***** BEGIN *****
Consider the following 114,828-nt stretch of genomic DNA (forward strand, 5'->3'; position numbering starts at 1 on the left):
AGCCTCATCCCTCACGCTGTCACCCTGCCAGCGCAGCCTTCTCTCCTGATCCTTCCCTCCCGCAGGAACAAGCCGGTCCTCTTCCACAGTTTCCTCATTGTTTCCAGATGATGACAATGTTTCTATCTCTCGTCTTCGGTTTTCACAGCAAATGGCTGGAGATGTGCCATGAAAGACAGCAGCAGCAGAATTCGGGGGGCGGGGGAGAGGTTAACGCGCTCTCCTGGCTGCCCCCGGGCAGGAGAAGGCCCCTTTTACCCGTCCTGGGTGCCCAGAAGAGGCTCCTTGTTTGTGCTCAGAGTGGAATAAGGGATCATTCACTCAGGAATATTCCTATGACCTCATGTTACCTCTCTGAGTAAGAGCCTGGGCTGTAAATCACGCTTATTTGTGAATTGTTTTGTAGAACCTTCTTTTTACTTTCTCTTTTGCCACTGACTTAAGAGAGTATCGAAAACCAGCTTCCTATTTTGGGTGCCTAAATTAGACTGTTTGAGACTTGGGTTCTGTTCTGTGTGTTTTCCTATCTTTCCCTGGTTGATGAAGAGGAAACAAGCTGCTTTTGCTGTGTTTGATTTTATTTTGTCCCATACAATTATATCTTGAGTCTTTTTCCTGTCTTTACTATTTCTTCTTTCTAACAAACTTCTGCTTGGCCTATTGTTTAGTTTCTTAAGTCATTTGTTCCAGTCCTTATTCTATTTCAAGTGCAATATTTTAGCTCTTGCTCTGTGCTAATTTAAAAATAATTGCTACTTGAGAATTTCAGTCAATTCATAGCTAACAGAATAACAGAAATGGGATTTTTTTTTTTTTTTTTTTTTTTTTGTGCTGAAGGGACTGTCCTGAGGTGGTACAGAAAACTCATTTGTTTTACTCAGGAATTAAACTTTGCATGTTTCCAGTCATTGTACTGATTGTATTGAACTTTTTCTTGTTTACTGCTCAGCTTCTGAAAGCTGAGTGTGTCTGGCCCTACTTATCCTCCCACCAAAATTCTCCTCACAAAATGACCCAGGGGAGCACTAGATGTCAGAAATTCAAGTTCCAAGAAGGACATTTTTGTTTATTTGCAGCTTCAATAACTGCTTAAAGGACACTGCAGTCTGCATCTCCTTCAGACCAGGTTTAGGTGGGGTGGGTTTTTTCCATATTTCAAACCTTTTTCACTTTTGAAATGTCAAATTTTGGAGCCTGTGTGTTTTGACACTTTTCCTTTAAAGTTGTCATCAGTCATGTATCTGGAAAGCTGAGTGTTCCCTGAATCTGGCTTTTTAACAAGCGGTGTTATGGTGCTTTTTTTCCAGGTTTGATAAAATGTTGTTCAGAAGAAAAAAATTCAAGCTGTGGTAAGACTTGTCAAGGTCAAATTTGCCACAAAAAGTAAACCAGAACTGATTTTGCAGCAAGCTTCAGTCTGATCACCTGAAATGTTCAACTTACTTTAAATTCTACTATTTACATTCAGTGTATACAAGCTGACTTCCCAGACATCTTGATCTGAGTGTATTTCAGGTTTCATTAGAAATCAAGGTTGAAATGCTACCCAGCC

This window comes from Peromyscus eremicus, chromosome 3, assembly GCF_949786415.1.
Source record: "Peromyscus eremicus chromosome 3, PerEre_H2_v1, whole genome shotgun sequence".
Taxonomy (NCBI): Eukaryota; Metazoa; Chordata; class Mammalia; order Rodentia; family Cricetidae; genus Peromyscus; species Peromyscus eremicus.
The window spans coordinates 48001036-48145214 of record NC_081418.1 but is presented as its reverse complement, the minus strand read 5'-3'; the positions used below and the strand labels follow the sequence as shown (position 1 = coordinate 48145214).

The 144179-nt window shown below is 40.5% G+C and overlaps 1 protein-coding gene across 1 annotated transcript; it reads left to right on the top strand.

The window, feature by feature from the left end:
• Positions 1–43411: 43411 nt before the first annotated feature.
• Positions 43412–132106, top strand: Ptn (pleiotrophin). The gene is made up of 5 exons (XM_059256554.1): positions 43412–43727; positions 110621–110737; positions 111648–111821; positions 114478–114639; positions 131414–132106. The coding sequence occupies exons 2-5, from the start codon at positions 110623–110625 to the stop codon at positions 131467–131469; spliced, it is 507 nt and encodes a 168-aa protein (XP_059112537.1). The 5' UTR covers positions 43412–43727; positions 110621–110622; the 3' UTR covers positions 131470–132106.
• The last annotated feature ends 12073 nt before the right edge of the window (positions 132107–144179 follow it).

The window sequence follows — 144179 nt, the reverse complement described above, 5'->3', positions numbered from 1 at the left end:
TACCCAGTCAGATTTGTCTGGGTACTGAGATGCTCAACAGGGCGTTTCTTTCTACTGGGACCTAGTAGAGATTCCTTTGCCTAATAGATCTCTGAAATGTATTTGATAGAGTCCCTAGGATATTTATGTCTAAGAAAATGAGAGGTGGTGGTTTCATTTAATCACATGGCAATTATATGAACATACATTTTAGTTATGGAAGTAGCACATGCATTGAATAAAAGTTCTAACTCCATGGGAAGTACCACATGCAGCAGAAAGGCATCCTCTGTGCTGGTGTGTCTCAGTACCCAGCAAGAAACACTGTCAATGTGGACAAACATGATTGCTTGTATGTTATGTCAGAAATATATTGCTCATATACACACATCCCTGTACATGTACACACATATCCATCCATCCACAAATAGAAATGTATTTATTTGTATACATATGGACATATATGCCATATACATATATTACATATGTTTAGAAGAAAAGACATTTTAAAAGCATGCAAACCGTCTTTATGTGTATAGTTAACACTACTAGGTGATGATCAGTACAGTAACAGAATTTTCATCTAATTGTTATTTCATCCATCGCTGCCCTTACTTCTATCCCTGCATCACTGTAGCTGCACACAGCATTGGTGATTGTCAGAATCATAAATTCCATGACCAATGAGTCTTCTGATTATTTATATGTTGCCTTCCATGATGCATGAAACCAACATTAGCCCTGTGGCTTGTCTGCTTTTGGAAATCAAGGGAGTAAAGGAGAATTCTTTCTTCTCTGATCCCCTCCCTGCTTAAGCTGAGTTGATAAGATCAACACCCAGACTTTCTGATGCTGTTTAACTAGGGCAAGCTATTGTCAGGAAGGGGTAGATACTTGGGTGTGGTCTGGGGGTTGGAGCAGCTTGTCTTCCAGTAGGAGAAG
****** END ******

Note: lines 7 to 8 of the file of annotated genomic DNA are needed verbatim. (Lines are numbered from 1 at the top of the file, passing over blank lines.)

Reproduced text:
The 144179-nt window shown below is 40.5% G+C and overlaps 1 protein-coding gene across 1 annotated transcript; it reads left to right on the top strand.

The window, feature by feature from the left end: